Dwyane Wade credits David Stern’s dress code for improving his style

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Few things have been mocked quite like the NBA dress code for players put in by former commissioner David Stern.

Stern had hired a Republican consultant to help make the NBA “more red state friendly.” Which sounded a lot like code for making the game less hip-hop, less urban, and less black. It’s a perception in some quarters that the league has tried to battle since the 1970s but mostly rose above because of the transcendent stardom of Magic Johnson/Larry Bird then Michael Jordan. But with those stars gone and the league transitioning a little, Stern leaned on his new consultant. (If you think that has changed in the league, go read Bruce Levenson’s email again.)

One thing to come out of it: A dress code for players as they showed up for games. Players now had to stick with what you’d call a “business casual” attire: no more baggy jeans and T-shirts. No more hip-hop look. That code is still in place.

Dwyane Wade — now a fashion plate and a guy with his own line of ties — credits the dress code for changing and improving his personal style, something he said in an interview with the Associated Press.

“It was like, `OK, now we got to really dress up and we can’t just throw on a sweat suit,”‘ he said. “Then it became a competition amongst guys and now you really got into it more and you started to really understand the clothes you put on your body, the materials you’re starting to wear, so then you become even more of a fan of it….

“Obviously sometimes we push the envelope, and I think it’s because we’re athletes,” he said in an interview Tuesday. “We’re not looked at as guys who should wear certain things. Being flamboyant is being OK.”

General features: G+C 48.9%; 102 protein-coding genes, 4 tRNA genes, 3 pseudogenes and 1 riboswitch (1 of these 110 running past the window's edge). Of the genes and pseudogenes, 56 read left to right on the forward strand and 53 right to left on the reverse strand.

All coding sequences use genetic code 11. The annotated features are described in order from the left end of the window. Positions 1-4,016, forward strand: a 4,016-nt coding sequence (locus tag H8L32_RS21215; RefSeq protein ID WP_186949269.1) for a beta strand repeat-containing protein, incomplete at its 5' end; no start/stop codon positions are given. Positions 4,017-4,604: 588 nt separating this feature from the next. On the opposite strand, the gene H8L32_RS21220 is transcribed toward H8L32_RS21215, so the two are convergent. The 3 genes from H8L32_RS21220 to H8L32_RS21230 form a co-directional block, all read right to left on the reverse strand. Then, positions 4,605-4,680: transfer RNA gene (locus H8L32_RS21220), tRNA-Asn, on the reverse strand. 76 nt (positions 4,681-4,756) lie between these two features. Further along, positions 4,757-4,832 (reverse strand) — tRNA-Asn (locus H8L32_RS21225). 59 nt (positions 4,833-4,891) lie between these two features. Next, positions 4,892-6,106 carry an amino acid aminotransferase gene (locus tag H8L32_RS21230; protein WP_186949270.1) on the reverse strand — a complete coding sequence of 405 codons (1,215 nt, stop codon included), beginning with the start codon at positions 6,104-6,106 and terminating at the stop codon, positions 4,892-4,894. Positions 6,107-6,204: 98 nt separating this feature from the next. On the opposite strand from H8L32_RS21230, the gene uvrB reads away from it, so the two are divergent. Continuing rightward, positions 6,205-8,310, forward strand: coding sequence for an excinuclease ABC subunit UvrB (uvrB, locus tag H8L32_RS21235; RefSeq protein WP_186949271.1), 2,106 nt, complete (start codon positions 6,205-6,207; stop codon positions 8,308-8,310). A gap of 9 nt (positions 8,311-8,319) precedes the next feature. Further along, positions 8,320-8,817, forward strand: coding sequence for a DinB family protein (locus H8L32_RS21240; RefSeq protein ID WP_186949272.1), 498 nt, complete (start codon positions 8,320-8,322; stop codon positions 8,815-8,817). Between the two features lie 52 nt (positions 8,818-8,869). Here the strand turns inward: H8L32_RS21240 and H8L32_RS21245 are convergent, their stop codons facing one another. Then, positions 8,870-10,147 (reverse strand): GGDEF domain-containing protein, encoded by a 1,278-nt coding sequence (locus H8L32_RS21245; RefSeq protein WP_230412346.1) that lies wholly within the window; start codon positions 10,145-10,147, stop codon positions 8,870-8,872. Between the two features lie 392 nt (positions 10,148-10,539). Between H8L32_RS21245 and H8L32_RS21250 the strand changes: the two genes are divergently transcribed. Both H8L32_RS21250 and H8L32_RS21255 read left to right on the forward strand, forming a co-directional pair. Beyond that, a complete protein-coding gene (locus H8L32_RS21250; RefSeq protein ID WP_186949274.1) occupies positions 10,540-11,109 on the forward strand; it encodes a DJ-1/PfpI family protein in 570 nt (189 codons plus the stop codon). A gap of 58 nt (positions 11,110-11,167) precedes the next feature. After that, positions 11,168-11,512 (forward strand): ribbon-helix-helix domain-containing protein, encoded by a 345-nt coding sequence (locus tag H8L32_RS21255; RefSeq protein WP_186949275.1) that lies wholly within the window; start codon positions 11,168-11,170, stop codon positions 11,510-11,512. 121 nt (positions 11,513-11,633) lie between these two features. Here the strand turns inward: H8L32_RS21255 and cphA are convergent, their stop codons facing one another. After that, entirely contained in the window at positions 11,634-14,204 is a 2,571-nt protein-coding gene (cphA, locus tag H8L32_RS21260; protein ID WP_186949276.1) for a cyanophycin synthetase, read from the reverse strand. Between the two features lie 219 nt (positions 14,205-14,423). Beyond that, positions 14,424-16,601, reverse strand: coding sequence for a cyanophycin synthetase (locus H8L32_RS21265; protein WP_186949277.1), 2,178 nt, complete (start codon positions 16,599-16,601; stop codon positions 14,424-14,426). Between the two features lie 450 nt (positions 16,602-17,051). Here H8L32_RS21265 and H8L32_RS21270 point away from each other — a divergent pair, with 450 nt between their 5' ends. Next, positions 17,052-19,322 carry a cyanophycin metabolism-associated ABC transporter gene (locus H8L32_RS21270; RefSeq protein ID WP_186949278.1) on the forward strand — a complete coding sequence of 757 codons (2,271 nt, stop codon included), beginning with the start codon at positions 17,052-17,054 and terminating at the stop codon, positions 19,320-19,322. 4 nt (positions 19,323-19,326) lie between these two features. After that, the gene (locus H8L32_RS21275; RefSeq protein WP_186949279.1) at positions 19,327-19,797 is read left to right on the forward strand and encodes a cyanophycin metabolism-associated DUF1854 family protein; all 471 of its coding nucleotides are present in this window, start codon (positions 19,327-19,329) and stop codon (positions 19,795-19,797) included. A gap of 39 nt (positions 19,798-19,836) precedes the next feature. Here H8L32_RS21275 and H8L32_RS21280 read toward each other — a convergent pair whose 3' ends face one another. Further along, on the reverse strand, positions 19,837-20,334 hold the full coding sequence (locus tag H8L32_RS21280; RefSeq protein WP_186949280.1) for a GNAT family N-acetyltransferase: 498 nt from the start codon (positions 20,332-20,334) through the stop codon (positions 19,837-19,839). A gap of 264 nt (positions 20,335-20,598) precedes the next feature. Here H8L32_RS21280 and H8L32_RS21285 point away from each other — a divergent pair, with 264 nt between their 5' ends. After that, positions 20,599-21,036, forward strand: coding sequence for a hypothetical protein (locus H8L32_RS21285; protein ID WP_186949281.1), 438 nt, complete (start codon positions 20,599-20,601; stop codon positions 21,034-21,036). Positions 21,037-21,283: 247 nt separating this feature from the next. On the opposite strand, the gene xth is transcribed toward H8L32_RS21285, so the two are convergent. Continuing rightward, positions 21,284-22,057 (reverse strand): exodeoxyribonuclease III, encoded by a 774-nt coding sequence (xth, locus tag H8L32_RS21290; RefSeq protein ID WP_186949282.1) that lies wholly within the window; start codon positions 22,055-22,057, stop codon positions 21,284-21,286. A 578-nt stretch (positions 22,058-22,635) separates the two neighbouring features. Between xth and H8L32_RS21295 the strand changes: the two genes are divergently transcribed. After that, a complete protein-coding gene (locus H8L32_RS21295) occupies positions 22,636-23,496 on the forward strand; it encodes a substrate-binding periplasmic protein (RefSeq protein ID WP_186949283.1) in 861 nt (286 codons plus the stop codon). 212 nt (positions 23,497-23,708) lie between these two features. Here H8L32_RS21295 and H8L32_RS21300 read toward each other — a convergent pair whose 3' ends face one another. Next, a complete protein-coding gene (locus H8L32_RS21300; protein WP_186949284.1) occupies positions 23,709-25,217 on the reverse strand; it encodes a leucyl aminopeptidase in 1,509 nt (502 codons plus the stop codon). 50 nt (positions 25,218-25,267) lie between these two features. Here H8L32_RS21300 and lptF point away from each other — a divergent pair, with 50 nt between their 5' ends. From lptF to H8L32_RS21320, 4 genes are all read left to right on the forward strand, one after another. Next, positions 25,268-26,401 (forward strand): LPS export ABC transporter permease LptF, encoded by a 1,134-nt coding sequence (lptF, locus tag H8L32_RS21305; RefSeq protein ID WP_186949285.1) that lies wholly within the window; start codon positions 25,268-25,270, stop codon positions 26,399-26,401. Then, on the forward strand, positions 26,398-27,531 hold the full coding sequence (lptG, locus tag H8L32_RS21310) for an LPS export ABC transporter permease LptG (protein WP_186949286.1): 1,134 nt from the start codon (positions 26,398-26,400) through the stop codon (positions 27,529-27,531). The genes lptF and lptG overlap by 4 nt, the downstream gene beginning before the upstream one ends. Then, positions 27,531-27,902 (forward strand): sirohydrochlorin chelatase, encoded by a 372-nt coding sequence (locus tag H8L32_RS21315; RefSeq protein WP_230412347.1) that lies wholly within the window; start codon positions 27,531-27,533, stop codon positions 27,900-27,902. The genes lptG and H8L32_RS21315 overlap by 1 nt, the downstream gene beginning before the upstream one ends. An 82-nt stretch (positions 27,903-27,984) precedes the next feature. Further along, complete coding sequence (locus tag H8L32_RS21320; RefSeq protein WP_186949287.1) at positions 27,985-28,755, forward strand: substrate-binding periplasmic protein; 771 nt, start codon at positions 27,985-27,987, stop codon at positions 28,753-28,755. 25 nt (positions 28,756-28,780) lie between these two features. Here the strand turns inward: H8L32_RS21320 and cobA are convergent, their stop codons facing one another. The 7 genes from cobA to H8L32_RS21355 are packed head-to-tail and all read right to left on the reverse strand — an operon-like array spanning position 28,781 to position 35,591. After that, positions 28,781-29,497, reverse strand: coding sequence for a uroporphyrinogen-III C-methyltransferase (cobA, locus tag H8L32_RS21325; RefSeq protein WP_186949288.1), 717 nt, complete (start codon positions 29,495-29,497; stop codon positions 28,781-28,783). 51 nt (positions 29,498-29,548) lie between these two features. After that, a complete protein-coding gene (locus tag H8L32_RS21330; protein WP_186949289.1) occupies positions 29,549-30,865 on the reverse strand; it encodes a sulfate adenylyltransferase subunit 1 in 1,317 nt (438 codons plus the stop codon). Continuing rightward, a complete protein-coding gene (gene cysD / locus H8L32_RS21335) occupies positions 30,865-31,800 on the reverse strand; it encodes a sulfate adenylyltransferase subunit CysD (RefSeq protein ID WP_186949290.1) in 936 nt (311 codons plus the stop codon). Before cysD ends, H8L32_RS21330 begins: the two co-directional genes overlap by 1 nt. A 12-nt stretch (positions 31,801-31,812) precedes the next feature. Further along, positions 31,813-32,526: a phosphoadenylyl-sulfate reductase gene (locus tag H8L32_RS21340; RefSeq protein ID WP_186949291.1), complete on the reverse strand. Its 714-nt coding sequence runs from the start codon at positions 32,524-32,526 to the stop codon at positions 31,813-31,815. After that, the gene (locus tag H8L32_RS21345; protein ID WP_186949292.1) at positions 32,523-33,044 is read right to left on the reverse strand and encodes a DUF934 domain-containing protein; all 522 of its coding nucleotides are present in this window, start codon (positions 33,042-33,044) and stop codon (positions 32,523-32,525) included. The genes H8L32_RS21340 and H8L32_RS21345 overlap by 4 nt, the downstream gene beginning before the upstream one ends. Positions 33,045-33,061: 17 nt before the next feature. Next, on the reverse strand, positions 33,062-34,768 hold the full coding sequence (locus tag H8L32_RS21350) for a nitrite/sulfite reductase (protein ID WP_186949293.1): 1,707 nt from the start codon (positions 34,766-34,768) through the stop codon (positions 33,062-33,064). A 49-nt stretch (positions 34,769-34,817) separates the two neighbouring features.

I don’t think you can overestimate the competition part here — professional athletes are competitive at everything. On the court, playing cards on the plane, driving cars, you name it and they try to best each other. Clothing became part of that — “we have to dress up more, so now I’m going to look better than any of you.” Not everyone plays the game (Chris Kaman, we’re looking at you) but plenty do.

That leads to some… let’s say interesting fashion choices at times. But it kind of works for them, in part because they are young and rich. Like a lot of aspects of life, if you wear (or have) something that seems ridiculous on the surface but it was expensive and made by a famed designer then worn by the athletic and attractive, somehow it becomes okay. Even trendy. At least that’s my explanation for what Russell Westbrook or Nick Young pull out fashion wise sometimes — if I wore some of those shirts I’d be up for understandable derision. But on them it kind of works. Same with glasses without glass.

Wade’s style is a little more classic than that, and he’s one of the league’s clothing stars. He’s talked fashion in GQ.

And I guess we can thank Stern for that.

(Hat tip to Mr. Fashion Eric Freeman of Yahoo Sports’ Ball Don’t Lie)